Whether or not that is something you specifically want, that would be, I suppose, something else. That's a good question. I've done it with "Lost Without You." My brother said, "I don't know how you could do it." He wasn't mad at me, but [that song] talks about when we went to see our father, who was taking care of our mother. He was a doctor, she was at home but he had his own problems with this medication. He was taking too much of it and he was falling around. He'd fall down and stuff.
And my brother and I went to see our mother, and he said, "I'm sorry that he's let you down like this, that he's not coming through." And she said, "He's been wonderful through all of this. Don't you dare say anything." And I'm telling you, never in 50 years had she expressed that kind of feeling about [my father]. Never. I never saw it. But she got mad at us, and so I put it in.
What was the origin behind "She Chose Me"? Was that a personal song like "I Miss You"? No. As per your theory, I wrote that for Cop Rock.
Oh, the TV show! Yes, that sort of ridiculous TV show. There was a guy who was a lawyer and he was not a good looking guy and his wife really was. The sentiment was expressed by the writer and it's a big idea, where you feel like you got lucky. There's never any songs about being sensitive about how you look. No one writes about that kind of insecurity. Maybe Springsteen did. There might be a song there.
That's interesting, because one of my absolute favorite songs of yours, "The World Isn't Fair," I think touches on this a bit. Yeah, that's it. That's right, it does.
It really is a radically concise summation of capitalism. One of my close friends and I, we sing this song to each other whenever we're feeling down and out. It's true. That's what it looked like. I went to the school and I'd see these mommies there with little cigar butt guys. You know about that when you're 15 years old. It just worked out in the song very well, I think. That's one of my favorites, too.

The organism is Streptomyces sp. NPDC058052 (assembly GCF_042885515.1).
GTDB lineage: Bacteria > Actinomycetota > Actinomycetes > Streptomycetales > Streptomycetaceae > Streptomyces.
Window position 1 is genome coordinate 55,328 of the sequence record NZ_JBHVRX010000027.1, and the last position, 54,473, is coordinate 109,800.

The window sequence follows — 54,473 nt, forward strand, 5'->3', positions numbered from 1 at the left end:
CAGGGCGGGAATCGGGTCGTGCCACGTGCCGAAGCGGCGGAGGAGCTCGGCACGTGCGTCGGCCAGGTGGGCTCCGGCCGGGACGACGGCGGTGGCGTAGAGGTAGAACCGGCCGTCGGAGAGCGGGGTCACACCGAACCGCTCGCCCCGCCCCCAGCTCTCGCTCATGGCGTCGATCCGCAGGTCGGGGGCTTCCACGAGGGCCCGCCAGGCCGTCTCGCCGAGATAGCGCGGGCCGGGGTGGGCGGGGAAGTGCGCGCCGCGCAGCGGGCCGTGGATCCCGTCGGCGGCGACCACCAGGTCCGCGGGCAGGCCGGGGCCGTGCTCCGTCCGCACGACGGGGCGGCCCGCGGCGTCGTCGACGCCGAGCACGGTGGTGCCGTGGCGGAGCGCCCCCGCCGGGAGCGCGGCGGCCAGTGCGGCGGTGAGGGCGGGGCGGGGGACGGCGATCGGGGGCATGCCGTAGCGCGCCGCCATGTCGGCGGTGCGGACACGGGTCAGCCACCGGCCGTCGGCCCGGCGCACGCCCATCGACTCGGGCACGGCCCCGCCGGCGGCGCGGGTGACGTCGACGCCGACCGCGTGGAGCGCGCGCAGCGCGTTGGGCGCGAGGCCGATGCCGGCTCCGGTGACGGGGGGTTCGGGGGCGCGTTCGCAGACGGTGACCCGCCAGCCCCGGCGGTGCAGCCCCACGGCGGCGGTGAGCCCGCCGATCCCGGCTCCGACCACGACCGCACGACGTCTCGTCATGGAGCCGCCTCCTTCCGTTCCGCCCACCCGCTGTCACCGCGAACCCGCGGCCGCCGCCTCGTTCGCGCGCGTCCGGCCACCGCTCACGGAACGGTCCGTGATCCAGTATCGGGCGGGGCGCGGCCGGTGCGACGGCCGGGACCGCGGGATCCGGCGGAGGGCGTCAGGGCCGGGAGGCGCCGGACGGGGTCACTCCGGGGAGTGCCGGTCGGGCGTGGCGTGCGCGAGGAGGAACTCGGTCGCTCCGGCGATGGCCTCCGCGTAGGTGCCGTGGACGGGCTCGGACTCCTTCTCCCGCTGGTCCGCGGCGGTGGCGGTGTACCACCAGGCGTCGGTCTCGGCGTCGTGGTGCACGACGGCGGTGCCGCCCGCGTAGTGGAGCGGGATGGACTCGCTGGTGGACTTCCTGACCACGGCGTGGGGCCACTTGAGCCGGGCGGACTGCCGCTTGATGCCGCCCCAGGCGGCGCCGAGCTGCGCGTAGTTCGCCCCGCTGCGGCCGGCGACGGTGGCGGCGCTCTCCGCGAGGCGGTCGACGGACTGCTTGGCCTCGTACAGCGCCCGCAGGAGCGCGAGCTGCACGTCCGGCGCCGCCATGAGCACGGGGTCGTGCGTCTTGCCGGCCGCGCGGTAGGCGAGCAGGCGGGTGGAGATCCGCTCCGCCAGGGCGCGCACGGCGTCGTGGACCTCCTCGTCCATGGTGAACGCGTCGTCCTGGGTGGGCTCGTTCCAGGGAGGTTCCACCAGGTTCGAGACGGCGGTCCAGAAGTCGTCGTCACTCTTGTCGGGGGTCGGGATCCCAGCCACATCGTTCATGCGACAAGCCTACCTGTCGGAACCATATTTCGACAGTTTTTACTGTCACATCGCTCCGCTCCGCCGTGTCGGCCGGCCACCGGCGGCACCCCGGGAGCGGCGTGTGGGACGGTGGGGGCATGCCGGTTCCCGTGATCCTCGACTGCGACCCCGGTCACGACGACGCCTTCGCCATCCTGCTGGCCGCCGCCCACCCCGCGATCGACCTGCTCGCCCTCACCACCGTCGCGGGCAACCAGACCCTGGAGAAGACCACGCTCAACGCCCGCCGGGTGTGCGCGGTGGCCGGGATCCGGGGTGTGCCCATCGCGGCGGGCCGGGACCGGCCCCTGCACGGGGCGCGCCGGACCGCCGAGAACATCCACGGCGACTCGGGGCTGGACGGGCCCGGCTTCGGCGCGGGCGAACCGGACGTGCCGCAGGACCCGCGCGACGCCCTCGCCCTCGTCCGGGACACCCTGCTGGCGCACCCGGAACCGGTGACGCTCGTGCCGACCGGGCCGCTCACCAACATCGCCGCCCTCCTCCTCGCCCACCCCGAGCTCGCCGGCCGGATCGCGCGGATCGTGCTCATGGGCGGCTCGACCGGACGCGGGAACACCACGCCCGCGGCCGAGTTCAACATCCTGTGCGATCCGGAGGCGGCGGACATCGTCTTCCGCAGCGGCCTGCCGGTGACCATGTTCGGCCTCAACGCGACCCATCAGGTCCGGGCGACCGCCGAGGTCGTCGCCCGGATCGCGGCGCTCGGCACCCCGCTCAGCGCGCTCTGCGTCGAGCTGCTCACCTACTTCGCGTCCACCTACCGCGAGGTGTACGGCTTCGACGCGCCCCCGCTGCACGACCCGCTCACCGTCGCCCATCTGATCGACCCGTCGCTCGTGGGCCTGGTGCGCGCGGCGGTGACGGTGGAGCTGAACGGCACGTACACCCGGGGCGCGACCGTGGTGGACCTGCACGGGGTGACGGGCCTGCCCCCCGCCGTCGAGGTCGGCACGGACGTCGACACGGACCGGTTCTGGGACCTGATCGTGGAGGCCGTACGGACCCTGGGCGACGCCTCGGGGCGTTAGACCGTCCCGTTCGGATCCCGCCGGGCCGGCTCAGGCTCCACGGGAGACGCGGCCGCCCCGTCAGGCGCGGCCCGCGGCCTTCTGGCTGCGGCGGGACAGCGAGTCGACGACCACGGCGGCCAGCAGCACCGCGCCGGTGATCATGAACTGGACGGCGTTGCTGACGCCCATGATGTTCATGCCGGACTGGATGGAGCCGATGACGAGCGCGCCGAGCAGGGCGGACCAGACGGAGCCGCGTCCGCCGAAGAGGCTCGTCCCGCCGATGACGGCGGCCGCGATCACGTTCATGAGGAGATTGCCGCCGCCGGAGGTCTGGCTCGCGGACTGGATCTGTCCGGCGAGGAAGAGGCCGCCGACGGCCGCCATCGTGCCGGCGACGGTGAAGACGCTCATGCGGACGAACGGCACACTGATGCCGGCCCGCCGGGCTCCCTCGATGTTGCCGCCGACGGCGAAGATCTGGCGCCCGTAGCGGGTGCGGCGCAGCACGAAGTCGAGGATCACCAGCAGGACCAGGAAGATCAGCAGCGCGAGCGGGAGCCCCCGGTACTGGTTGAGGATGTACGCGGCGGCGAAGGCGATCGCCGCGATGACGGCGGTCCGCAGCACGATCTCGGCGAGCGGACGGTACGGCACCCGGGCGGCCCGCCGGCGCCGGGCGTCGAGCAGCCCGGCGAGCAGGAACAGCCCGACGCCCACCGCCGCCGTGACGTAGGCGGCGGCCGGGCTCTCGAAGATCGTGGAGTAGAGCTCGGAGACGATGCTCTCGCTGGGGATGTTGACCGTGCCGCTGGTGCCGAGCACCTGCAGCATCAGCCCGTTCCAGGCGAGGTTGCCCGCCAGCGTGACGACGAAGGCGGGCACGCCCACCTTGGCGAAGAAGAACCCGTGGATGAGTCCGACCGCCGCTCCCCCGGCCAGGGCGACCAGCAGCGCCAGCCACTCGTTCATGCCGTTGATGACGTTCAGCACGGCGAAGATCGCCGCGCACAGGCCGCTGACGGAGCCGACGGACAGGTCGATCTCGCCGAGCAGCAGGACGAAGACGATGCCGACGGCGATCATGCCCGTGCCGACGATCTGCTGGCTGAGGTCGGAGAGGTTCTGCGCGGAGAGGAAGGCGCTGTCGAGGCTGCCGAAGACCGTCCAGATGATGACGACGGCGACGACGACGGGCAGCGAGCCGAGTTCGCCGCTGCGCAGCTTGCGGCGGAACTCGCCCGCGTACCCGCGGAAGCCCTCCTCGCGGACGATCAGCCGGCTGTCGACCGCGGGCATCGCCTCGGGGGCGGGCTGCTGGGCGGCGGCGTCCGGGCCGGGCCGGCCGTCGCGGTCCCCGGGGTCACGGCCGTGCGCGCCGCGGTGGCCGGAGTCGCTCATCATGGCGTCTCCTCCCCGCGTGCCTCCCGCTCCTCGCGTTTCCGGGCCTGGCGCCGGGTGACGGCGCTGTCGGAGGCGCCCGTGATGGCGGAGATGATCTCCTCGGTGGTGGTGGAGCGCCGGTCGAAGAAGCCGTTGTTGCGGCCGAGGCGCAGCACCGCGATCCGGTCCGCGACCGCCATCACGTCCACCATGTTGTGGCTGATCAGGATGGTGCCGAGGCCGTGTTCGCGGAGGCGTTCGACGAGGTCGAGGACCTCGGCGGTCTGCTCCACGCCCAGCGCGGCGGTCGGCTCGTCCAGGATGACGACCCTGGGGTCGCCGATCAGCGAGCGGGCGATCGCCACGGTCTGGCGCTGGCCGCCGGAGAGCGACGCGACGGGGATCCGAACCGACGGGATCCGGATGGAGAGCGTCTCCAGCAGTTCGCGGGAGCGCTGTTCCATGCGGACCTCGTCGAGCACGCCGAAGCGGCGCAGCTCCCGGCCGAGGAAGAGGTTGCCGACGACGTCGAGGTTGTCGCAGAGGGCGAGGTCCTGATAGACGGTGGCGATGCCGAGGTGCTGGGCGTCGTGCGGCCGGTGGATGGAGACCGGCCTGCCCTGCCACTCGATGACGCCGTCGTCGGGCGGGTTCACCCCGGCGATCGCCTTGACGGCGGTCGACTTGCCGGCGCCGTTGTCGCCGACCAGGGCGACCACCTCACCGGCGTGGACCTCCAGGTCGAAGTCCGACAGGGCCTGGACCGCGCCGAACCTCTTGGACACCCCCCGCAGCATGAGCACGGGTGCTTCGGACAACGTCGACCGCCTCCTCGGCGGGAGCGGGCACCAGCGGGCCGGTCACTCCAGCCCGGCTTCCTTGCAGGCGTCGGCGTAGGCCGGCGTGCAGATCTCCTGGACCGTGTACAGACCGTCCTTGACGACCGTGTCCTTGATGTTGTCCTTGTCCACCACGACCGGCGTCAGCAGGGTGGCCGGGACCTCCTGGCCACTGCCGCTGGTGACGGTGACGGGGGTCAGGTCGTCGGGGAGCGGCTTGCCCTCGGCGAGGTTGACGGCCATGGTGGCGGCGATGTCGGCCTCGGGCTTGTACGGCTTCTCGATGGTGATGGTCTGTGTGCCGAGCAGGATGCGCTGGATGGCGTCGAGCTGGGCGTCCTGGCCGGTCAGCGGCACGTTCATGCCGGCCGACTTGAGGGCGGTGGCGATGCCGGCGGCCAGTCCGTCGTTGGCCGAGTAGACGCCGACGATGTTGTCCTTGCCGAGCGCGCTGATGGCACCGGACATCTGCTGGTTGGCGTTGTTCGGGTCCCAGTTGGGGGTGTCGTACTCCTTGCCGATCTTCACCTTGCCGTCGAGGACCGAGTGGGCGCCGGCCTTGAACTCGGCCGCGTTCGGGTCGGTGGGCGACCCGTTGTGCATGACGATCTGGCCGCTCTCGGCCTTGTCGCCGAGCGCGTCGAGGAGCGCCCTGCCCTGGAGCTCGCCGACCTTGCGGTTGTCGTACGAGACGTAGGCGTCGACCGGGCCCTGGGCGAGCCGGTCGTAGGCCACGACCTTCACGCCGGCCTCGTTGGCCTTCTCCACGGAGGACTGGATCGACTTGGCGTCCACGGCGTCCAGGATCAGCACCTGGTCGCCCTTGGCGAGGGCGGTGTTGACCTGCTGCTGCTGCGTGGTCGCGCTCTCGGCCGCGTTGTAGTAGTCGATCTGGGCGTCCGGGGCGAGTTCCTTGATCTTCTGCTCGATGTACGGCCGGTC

It's quite wonderful. I suppose Trump, in his own way, is somebody who has benefited for these similar reasons as well. More than most people. Absolutely. And I think he may know that he's not good at anything. He may know that he's not good at golf. He may know that he's not really the king of the deal. He may think, "Oh, help me. I'm a fake." Because he is a fake. He's consumed with himself, but I feel, deep down, he certainly thinks people are out to get him. But he thinks he doesn't have much to offer.
Is he too grotesque to write a song about? I think so.
You've said in some recent interviews that you had a song or two with him in mind... Well, it was about Ivanka. With her writing a "Dear Daddy" letter.
"Dear Daddy, I'm blah, blah, blah. You're the greatest. Praise, praise, praise. The country loves you. Everyone loves you." And I would think about how you had to talk to him. What kind of words to use—you know, like those cabinet guys. That thing. Geez. That's operatic.
There you go—you can write an opera about a Trump cabinet meeting. I wouldn't have believed that could happen. In The Simpsons, maybe, for laughs.
Mr. Burns would love that. You'd think he'd be aware of that. You'd think he's seen too much television. That's one thing he's done.